FIG. 1 is a block diagram including a travel planning system.
FIG. 2 is flow chart depicting multiple route multiple passenger processing.
FIG. 3 is a diagram depicting a graph user interface for MRMP processing.
FIGS. 4A-4C are diagrams depicting the graph user interface of FIG. 3 in various stages of completion for MRMP processing.
FIG. 5 is a diagram depicting another graphical user interface for MRMP processing.
FIGS. 6-13 are flow charts depicting details of several different MRMP processing techniques.
FIGS. 14-16 are diagrams depicting presentation interfaces.
Referring to FIG. 1, an arrangement 10 includes a server type of computer system 12 implements a travel planning system (TPS) that searches for airline tickets in response to queries using so-called large scale or low-fare-search algorithms. The travel planning system 12 finds valid flight sequences between pairs of specified end-points in response to a query received from a client system 11. In one embodiment, the client 11 communicates with the travel planning system (TPS) 12 via a network such as the Internet 14 through a web server 16. One type of query handled by the travel planning system 10 relates to the joint planning of trips for multiple passengers, where the passengers wish to fly different, but co-dependent routes. Herein such travel planning will be referred to as MPMR (multi-passenger, multi-route) travel planning.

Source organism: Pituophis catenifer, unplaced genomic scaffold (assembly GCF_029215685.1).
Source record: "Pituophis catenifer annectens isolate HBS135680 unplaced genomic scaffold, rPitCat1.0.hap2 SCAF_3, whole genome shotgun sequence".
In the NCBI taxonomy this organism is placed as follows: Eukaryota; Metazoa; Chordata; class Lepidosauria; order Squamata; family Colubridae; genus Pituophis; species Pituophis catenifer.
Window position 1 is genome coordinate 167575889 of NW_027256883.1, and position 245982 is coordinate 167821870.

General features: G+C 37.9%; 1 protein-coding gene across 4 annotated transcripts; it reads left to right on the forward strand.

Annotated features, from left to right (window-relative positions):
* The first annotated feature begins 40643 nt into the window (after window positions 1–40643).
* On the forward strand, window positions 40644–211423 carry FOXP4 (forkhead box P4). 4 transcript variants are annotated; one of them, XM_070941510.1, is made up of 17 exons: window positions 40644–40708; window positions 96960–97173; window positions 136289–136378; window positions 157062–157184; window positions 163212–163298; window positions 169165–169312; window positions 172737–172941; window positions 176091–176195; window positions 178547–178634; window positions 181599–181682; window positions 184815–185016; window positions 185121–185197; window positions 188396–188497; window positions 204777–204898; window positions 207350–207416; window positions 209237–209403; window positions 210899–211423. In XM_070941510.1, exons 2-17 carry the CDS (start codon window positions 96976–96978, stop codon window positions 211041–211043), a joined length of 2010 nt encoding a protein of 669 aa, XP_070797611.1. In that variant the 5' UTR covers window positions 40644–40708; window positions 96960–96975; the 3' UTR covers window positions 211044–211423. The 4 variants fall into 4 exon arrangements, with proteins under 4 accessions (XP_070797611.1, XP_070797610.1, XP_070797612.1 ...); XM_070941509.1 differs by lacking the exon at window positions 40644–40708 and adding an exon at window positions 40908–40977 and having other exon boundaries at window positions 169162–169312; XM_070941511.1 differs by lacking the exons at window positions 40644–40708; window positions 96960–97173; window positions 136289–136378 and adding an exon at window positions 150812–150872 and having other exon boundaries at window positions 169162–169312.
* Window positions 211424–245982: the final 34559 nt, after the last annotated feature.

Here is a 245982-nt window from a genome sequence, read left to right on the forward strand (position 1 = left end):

The client 11 sends an MPMR query to the web server 16 or directly to the travel planning system (TPS) 12. An MPMR process 18, here shown on the web server 16 uses an existing TPS 12 to solve MPMR queries, for example by posing multiple individual queries 17a and merges the responses 17b to produce answers 17c. In that example, the MPMR process 18 receives an MPMR query, and poses sub-queries 17a and possibly multiple sub-queries to the TPS 12 and integrates the results 17b prior to passing the integrated results as an answer 17c back to the client 11.
The process of finding flight sequences for a portion of a trip is commonly called “scheduling.” Scheduling uses flight information contained in travel information databases, 22. A particular flight sequence for a portion of a trip is commonly called an “itinerary.” Typically, the travel-planning system attempts 10 to find prices for one or more combinations of itineraries from each portion of a trip.
The process of finding prices for a specific combination of itineraries (equivalently, sequence of flights on a ticket) is known as “pricing” a set of flights, or “pricing a ticket” sometimes referred to as a faring process. The process of pricing the flights of a ticket involves retrieving fares from a fare database 22 and choosing fares for particular sub-sequences of flights such that all flights are paid for by exactly one fare. Pricing the flights can include grouping fares into priceable-units, and verifying that the fare rules permit the particular choices of fares and priceable-units.
A fare is a price an airline offers for one-way travel between two airports that has associated restrictions on its usage called “rules.” If a fare's rules permit, a fare may pay for more than one flight, and tickets may be priced using more than one fare. In international travel, airlines publish fares in markets that often require many flights to get between a desired origin and destination.
MPMR travel planning can arise in many situations. For instance, a first traveler may need to travel NYC-HNL departing on a Monday and returning Sunday, and a companion may need to travel NYC-LAX on a Wednesday, LAX-HNL on a Friday and return HNL-NYC on Sunday with the first traveler sharing the same return flight and preferably sitting together.